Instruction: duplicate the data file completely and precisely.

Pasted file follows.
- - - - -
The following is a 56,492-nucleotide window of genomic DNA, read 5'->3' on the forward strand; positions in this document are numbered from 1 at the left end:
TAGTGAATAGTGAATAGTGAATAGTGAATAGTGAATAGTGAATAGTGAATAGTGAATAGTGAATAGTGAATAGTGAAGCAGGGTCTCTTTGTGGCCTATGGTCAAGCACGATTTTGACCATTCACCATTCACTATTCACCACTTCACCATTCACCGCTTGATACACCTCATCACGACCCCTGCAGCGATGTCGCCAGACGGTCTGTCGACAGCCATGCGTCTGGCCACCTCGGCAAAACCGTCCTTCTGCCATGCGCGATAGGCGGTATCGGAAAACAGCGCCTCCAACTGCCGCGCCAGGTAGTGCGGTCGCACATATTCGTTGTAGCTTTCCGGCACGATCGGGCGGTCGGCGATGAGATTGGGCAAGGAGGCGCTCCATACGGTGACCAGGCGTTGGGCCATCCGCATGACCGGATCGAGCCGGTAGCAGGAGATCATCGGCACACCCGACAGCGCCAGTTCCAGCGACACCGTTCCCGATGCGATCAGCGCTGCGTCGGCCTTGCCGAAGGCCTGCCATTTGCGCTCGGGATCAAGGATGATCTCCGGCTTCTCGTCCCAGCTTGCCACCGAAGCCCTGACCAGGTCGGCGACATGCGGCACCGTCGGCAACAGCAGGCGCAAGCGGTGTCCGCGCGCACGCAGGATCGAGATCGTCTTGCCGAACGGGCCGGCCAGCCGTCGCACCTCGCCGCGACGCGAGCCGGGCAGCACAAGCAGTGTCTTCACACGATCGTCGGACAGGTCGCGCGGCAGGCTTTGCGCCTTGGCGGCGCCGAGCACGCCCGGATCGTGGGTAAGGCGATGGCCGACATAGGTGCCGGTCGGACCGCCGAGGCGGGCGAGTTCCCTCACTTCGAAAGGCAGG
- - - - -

The following is a 56,492-nucleotide window of genomic DNA, read 5'->3' on the forward strand; positions in this document are numbered from 1 at the left end:
TAGTGAATAGTGAATAGTGAATAGTGAATAGTGAATAGTGAATAGTGAATAGTGAATAGTGAATAGTGAATAGTGAAGCAGGGTCTCTTTGTGGCCTATGGTCAAGCACGATTTTGACCATTCACCATTCACTATTCACCACTTCACCATTCACCGCTTGATACACCTCATCACGACCCCTGCAGCGATGTCGCCAGACGGTCTGTCGACAGCCATGCGTCTGGCCACCTCGGCAAAACCGTCCTTCTGCCATGCGCGATAGGCGGTATCGGAAAACAGCGCCTCCAACTGCCGCGCCAGGTAGTGCGGTCGCACATATTCGTTGTAGCTTTCCGGCACGATCGGGCGGTCGGCGATGAGATTGGGCAAGGAGGCGCTCCATACGGTGACCAGGCGTTGGGCCATCCGCATGACCGGATCGAGCCGGTAGCAGGAGATCATCGGCACACCCGACAGCGCCAGTTCCAGCGACACCGTTCCCGATGCGATCAGCGCTGCGTCGGCCTTGCCGAAGGCCTGCCATTTGCGCTCGGGATCAAGGATGATCTCCGGCTTCTCGTCCCAGCTTGCCACCGAAGCCCTGACCAGGTCGGCGACATGCGGCACCGTCGGCAACAGCAGGCGCAAGCGGTGTCCGCGCGCACGCAGGATCGAGATCGTCTTGCCGAACGGGCCGGCCAGCCGTCGCACCTCGCCGCGACGCGAGCCGGGCAGCACAAGCAGTGTCTTCACACGATCGTCGGACAGGTCGCGCGGCAGGCTTTGCGCCTTGGCGGCGCCGAGCACGCCCGGATCGTGGGTAAGGCGATGGCCGACATAGGTGCCGGTCGGACCGCCGAGGCGGGCGAGTTCCCTCACTTCGAAAGGCAGG